Carel Godin de Beaufort
b Maarsbergen, April 10, 1934 – d Cologne, August 2, 1964
He was his own man. Running his own Ecurie against the better prepared works efforts, he managed to upset the establishment on many occasions. Happy-go-lucky Dutch aristocrat Carel Godin de Beaufort was the quintessential privateer of the late fifties and early sixties. His orange Porsche housed a free spirit, at unease with the pomp and circumstance of a racing world trying to come to grips with a growing level of professionalism.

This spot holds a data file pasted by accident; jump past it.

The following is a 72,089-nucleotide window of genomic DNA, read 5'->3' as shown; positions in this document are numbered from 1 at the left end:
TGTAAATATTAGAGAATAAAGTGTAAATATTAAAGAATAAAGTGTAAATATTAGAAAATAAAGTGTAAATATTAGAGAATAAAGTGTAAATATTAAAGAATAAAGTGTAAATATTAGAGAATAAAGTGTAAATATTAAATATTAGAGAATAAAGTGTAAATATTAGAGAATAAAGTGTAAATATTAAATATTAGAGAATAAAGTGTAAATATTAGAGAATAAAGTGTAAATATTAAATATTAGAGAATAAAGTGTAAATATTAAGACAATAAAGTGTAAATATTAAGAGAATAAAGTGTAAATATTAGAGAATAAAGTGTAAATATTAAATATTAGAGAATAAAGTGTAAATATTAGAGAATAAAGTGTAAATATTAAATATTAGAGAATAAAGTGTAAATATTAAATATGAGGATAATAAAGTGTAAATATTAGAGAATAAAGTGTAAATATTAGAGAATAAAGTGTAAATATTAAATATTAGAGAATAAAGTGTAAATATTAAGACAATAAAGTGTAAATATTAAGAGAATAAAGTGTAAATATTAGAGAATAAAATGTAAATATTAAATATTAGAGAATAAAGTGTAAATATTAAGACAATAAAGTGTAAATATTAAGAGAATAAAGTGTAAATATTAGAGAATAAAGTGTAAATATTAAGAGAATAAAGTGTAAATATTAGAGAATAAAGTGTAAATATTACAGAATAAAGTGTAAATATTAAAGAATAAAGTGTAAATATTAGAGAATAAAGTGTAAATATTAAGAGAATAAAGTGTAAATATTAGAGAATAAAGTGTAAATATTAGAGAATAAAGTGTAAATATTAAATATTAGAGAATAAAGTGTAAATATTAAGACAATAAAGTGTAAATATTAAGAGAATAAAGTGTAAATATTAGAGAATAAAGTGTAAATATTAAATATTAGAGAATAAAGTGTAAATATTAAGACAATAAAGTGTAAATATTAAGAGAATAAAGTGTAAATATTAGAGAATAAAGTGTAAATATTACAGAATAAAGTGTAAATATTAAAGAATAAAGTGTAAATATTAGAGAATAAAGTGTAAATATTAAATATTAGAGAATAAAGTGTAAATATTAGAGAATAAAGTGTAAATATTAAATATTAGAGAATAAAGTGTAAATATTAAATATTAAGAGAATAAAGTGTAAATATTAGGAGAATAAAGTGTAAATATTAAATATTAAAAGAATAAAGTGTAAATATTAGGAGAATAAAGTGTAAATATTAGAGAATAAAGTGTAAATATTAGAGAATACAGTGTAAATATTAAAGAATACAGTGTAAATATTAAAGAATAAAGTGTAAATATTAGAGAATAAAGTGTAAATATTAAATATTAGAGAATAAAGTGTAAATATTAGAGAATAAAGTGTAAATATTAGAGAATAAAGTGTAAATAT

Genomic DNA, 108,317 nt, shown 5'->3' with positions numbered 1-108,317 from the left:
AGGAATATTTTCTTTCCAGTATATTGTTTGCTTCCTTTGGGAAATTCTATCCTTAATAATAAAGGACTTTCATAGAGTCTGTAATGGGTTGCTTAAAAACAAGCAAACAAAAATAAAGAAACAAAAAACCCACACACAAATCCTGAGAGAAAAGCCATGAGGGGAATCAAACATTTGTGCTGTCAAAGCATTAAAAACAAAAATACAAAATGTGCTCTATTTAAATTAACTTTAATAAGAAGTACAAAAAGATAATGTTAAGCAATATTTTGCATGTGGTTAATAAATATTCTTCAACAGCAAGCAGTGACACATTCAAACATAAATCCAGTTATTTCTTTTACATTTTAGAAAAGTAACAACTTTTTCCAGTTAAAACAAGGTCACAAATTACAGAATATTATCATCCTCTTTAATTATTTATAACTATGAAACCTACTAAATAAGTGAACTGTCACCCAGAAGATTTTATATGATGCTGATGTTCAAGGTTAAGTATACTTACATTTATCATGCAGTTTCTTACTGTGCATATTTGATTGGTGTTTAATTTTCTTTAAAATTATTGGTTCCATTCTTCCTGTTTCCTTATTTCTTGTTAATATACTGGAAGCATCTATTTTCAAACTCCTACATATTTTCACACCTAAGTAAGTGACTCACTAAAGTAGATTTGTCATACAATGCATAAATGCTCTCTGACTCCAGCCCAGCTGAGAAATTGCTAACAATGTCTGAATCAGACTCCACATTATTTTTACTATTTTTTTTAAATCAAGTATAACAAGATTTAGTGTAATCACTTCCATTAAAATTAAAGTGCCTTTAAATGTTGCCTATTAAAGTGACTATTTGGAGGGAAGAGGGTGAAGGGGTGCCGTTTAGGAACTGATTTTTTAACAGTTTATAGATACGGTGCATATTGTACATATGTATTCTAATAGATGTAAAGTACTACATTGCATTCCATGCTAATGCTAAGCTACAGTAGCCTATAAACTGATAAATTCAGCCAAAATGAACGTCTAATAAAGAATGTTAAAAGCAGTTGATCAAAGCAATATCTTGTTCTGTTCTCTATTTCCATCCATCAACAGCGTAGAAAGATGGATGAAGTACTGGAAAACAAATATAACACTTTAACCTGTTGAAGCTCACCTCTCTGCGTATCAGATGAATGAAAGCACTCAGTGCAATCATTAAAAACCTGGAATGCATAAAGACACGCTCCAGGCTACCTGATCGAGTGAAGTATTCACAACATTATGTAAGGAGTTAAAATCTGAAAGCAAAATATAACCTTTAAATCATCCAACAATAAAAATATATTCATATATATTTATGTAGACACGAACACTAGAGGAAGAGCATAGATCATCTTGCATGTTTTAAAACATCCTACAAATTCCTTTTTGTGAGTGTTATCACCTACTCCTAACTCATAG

Carel grew up as the typical brash youthful aristocrat pulling stunts to upset his parents. From a young age, cars were already involved, although he did horrible things to them. In one of his biggest pranks ever, he tied two rubber cables of 100-yards length to the back of the Chevrolet in which two Amsterdam magistrates came to visit his father at Maarsbergen. When the judges prepared to leave along the driveway young Carel almost choked with pleasure as he saw the Chevy's acceleration slowly grind to a full stop, after which the car suddenly shot back and smacked into the tree he had attached those cables to. Unfortunately Carel had been uncareful in moving out of his irate father's view, upon which the old man stormed into the house to come out with his hunting rifle. Carel couldn't care less, as he had long since run for cover behind the park's rhododendrons.